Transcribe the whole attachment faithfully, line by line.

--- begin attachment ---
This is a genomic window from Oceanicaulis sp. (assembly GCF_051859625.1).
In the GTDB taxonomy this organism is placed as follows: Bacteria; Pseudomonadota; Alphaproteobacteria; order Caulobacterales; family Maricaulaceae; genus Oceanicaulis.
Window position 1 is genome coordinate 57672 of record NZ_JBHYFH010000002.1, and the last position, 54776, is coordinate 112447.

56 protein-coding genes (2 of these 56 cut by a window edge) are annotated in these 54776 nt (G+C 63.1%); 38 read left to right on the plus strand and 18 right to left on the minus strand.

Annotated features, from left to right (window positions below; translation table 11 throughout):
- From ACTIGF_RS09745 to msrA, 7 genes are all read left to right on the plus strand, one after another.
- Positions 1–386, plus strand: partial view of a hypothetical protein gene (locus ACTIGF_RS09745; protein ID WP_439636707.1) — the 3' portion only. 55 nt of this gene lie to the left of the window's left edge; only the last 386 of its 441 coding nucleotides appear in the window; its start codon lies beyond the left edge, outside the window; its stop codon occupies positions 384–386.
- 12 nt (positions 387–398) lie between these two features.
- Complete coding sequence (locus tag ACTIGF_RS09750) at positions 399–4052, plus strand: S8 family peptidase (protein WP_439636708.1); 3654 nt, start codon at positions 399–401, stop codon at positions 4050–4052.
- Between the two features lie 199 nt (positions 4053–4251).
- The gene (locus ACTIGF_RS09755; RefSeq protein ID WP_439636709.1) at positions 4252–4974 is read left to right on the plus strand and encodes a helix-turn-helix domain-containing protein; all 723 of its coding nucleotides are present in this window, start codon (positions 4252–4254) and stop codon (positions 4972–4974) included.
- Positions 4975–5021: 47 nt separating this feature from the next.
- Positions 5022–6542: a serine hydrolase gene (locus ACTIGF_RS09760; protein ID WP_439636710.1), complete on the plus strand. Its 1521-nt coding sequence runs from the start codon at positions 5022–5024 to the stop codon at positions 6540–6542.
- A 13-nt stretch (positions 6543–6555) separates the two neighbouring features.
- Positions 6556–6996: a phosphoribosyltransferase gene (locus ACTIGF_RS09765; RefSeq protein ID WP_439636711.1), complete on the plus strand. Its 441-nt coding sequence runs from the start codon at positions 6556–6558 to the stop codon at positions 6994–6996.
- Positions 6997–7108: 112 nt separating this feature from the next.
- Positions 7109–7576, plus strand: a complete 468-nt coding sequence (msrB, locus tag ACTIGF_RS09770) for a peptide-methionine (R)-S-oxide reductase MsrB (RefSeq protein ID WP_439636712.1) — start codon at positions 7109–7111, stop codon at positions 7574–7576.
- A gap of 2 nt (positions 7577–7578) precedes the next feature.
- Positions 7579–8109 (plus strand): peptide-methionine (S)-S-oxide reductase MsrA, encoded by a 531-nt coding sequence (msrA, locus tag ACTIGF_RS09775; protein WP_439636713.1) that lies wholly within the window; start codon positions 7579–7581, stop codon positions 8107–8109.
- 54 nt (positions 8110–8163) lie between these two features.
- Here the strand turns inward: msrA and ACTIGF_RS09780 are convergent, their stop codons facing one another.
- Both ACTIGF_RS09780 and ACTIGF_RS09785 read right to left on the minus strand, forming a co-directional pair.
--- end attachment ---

This is a genomic window from Oceanicaulis sp. (assembly GCF_051859625.1).
In the GTDB taxonomy this organism is placed as follows: Bacteria; Pseudomonadota; Alphaproteobacteria; order Caulobacterales; family Maricaulaceae; genus Oceanicaulis.
Window position 1 is genome coordinate 57672 of record NZ_JBHYFH010000002.1, and the last position, 54776, is coordinate 112447.

56 protein-coding genes (2 of these 56 cut by a window edge) are annotated in these 54776 nt (G+C 63.1%); 38 read left to right on the plus strand and 18 right to left on the minus strand.

Annotated features, from left to right (window positions below; translation table 11 throughout):
- From ACTIGF_RS09745 to msrA, 7 genes are all read left to right on the plus strand, one after another.
- Positions 1–386, plus strand: partial view of a hypothetical protein gene (locus ACTIGF_RS09745; protein ID WP_439636707.1) — the 3' portion only. 55 nt of this gene lie to the left of the window's left edge; only the last 386 of its 441 coding nucleotides appear in the window; its start codon lies beyond the left edge, outside the window; its stop codon occupies positions 384–386.
- 12 nt (positions 387–398) lie between these two features.
- Complete coding sequence (locus tag ACTIGF_RS09750) at positions 399–4052, plus strand: S8 family peptidase (protein WP_439636708.1); 3654 nt, start codon at positions 399–401, stop codon at positions 4050–4052.
- Between the two features lie 199 nt (positions 4053–4251).
- The gene (locus ACTIGF_RS09755; RefSeq protein ID WP_439636709.1) at positions 4252–4974 is read left to right on the plus strand and encodes a helix-turn-helix domain-containing protein; all 723 of its coding nucleotides are present in this window, start codon (positions 4252–4254) and stop codon (positions 4972–4974) included.
- Positions 4975–5021: 47 nt separating this feature from the next.
- Positions 5022–6542: a serine hydrolase gene (locus ACTIGF_RS09760; protein ID WP_439636710.1), complete on the plus strand. Its 1521-nt coding sequence runs from the start codon at positions 5022–5024 to the stop codon at positions 6540–6542.
- A 13-nt stretch (positions 6543–6555) separates the two neighbouring features.
- Positions 6556–6996: a phosphoribosyltransferase gene (locus ACTIGF_RS09765; RefSeq protein ID WP_439636711.1), complete on the plus strand. Its 441-nt coding sequence runs from the start codon at positions 6556–6558 to the stop codon at positions 6994–6996.
- Positions 6997–7108: 112 nt separating this feature from the next.
- Positions 7109–7576, plus strand: a complete 468-nt coding sequence (msrB, locus tag ACTIGF_RS09770) for a peptide-methionine (R)-S-oxide reductase MsrB (RefSeq protein ID WP_439636712.1) — start codon at positions 7109–7111, stop codon at positions 7574–7576.
- A gap of 2 nt (positions 7577–7578) precedes the next feature.
- Positions 7579–8109 (plus strand): peptide-methionine (S)-S-oxide reductase MsrA, encoded by a 531-nt coding sequence (msrA, locus tag ACTIGF_RS09775; protein WP_439636713.1) that lies wholly within the window; start codon positions 7579–7581, stop codon positions 8107–8109.
- 54 nt (positions 8110–8163) lie between these two features.
- Here the strand turns inward: msrA and ACTIGF_RS09780 are convergent, their stop codons facing one another.
- Both ACTIGF_RS09780 and ACTIGF_RS09785 read right to left on the minus strand, forming a co-directional pair.